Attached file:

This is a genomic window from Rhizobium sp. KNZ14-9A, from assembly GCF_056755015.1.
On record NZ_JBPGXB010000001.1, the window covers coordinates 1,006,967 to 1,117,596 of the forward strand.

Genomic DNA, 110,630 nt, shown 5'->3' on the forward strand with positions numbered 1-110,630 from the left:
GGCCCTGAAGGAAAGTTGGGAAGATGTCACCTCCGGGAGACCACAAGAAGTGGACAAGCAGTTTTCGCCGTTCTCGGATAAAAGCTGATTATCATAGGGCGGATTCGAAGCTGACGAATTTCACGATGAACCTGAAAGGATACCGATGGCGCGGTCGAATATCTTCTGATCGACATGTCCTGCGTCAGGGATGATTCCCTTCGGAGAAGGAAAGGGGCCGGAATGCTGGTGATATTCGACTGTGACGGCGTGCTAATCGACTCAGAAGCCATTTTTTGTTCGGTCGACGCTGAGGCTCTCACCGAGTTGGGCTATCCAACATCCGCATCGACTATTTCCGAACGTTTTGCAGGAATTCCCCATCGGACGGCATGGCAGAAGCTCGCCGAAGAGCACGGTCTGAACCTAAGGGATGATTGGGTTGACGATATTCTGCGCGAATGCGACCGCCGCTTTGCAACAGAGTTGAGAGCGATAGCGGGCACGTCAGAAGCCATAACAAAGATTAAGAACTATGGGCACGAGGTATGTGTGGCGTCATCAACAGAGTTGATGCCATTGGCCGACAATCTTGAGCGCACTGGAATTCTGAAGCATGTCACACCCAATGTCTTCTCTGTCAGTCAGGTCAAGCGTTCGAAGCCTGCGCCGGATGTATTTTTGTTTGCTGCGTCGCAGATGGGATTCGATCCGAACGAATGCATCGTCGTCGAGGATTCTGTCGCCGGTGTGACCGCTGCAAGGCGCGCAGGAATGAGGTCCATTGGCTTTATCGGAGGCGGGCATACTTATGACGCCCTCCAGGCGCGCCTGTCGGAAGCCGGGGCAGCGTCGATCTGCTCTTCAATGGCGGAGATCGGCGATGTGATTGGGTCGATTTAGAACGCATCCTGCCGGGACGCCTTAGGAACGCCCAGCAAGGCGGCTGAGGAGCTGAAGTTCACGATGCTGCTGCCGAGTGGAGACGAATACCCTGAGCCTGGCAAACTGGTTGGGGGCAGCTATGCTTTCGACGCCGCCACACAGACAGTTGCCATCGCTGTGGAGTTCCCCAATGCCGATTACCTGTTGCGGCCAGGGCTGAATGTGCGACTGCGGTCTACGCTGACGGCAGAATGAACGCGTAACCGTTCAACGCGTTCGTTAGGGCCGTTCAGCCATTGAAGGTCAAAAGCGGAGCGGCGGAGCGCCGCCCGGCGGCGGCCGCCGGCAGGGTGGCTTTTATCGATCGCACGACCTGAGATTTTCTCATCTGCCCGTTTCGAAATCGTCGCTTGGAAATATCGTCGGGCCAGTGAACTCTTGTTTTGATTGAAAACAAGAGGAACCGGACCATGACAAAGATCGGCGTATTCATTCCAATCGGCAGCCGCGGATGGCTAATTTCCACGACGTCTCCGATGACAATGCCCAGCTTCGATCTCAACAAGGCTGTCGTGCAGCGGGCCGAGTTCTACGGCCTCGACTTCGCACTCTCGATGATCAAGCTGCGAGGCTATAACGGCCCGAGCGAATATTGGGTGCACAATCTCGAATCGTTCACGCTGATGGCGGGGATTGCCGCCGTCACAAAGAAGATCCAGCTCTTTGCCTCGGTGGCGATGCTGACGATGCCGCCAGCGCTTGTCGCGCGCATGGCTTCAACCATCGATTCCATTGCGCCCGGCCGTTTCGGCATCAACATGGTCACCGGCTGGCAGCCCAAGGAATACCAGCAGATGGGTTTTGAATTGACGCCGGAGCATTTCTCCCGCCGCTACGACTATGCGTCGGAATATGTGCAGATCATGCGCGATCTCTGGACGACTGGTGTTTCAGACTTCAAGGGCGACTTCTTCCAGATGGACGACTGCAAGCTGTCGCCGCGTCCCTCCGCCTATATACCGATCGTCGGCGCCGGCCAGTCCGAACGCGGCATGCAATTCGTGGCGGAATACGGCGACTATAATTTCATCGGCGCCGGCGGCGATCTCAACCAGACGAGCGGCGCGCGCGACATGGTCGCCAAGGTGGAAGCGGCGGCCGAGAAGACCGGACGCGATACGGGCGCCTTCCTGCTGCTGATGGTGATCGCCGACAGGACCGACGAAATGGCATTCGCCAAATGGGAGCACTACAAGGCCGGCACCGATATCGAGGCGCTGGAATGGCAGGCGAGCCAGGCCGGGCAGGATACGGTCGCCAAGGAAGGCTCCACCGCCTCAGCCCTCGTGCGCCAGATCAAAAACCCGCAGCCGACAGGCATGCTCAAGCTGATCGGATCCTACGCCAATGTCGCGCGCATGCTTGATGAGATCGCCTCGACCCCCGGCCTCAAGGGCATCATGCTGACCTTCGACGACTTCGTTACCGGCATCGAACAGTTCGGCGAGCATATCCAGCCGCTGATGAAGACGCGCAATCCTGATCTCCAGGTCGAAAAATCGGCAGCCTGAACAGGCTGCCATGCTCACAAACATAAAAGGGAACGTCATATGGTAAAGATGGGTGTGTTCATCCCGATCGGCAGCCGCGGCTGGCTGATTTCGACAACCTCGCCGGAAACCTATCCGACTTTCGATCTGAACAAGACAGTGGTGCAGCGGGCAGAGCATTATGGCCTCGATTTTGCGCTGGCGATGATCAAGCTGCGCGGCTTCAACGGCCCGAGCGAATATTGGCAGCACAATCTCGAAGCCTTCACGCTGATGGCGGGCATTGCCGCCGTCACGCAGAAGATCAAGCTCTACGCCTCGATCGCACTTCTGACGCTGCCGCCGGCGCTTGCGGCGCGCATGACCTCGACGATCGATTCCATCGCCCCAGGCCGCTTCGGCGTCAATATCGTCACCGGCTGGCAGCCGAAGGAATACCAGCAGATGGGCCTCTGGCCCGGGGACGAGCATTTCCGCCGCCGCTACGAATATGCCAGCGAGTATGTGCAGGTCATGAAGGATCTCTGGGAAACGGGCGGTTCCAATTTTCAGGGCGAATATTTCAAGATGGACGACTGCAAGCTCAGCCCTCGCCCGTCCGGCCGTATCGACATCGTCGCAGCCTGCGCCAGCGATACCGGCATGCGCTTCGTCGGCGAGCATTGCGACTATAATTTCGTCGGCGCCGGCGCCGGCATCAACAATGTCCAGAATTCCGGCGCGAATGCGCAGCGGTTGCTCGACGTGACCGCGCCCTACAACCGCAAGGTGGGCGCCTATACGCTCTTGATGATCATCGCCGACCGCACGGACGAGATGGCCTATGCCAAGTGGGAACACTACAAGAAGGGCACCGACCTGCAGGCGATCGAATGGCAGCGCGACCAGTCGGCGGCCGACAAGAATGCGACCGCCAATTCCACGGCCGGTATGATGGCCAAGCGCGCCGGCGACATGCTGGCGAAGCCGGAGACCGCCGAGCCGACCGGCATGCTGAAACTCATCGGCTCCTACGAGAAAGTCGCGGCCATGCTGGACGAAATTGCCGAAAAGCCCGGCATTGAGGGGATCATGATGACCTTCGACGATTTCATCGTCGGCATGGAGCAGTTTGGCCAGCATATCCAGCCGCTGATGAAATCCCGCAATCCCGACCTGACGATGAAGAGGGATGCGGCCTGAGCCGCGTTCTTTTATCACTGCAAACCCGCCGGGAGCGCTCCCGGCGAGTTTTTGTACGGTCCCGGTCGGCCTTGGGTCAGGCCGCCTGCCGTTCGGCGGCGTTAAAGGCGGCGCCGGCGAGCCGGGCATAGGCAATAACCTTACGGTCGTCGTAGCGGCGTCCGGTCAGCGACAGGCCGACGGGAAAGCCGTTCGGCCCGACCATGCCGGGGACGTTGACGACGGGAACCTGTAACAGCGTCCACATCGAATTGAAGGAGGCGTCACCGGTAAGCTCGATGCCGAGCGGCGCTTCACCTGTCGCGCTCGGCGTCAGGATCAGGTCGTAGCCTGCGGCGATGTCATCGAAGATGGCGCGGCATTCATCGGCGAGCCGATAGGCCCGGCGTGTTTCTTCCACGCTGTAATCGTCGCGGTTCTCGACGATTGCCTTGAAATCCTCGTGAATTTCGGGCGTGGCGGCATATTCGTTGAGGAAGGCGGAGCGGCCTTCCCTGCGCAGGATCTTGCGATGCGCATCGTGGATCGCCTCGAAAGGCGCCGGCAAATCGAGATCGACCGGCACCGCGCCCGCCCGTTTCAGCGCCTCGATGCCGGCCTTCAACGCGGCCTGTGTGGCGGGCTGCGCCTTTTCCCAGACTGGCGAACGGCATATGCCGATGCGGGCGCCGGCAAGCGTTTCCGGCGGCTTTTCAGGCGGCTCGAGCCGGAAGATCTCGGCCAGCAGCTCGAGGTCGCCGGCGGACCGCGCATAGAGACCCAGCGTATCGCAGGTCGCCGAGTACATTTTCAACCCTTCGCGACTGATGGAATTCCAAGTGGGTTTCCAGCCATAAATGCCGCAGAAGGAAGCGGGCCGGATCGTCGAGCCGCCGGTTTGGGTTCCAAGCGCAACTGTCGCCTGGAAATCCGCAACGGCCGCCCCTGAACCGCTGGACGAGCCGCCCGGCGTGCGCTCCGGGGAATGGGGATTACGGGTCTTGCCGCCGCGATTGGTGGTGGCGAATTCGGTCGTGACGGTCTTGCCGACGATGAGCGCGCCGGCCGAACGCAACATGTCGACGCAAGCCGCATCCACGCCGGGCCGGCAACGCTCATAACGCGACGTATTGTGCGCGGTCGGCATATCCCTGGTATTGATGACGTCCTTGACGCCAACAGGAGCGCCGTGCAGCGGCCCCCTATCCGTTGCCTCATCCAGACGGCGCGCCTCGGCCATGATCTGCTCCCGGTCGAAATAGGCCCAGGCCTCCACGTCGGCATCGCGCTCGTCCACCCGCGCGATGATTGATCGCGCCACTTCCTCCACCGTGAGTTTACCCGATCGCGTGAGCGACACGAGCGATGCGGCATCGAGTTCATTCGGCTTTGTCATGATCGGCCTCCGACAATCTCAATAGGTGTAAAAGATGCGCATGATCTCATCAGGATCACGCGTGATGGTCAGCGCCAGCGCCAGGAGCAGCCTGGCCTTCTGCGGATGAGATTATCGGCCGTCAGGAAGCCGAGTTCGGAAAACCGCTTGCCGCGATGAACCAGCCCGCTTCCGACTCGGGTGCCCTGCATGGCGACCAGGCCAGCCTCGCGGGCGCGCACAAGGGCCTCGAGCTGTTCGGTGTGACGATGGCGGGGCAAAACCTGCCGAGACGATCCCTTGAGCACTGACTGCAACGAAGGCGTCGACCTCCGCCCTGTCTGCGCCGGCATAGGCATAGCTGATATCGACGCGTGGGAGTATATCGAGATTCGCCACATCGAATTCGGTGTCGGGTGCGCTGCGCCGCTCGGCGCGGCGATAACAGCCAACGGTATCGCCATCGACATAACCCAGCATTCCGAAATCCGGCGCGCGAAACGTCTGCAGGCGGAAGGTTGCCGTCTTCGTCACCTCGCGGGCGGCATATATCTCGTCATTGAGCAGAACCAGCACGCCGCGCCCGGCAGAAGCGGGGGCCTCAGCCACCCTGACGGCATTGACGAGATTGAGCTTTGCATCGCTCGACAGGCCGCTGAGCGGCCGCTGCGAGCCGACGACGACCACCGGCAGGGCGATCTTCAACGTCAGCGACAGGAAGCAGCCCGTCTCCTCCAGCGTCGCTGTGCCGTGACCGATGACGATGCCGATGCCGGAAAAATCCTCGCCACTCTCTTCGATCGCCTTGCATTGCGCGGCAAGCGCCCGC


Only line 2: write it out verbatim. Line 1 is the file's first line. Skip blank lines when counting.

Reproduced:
On record NZ_JBPGXB010000001.1, the window covers coordinates 1,006,967 to 1,117,596 of the forward strand.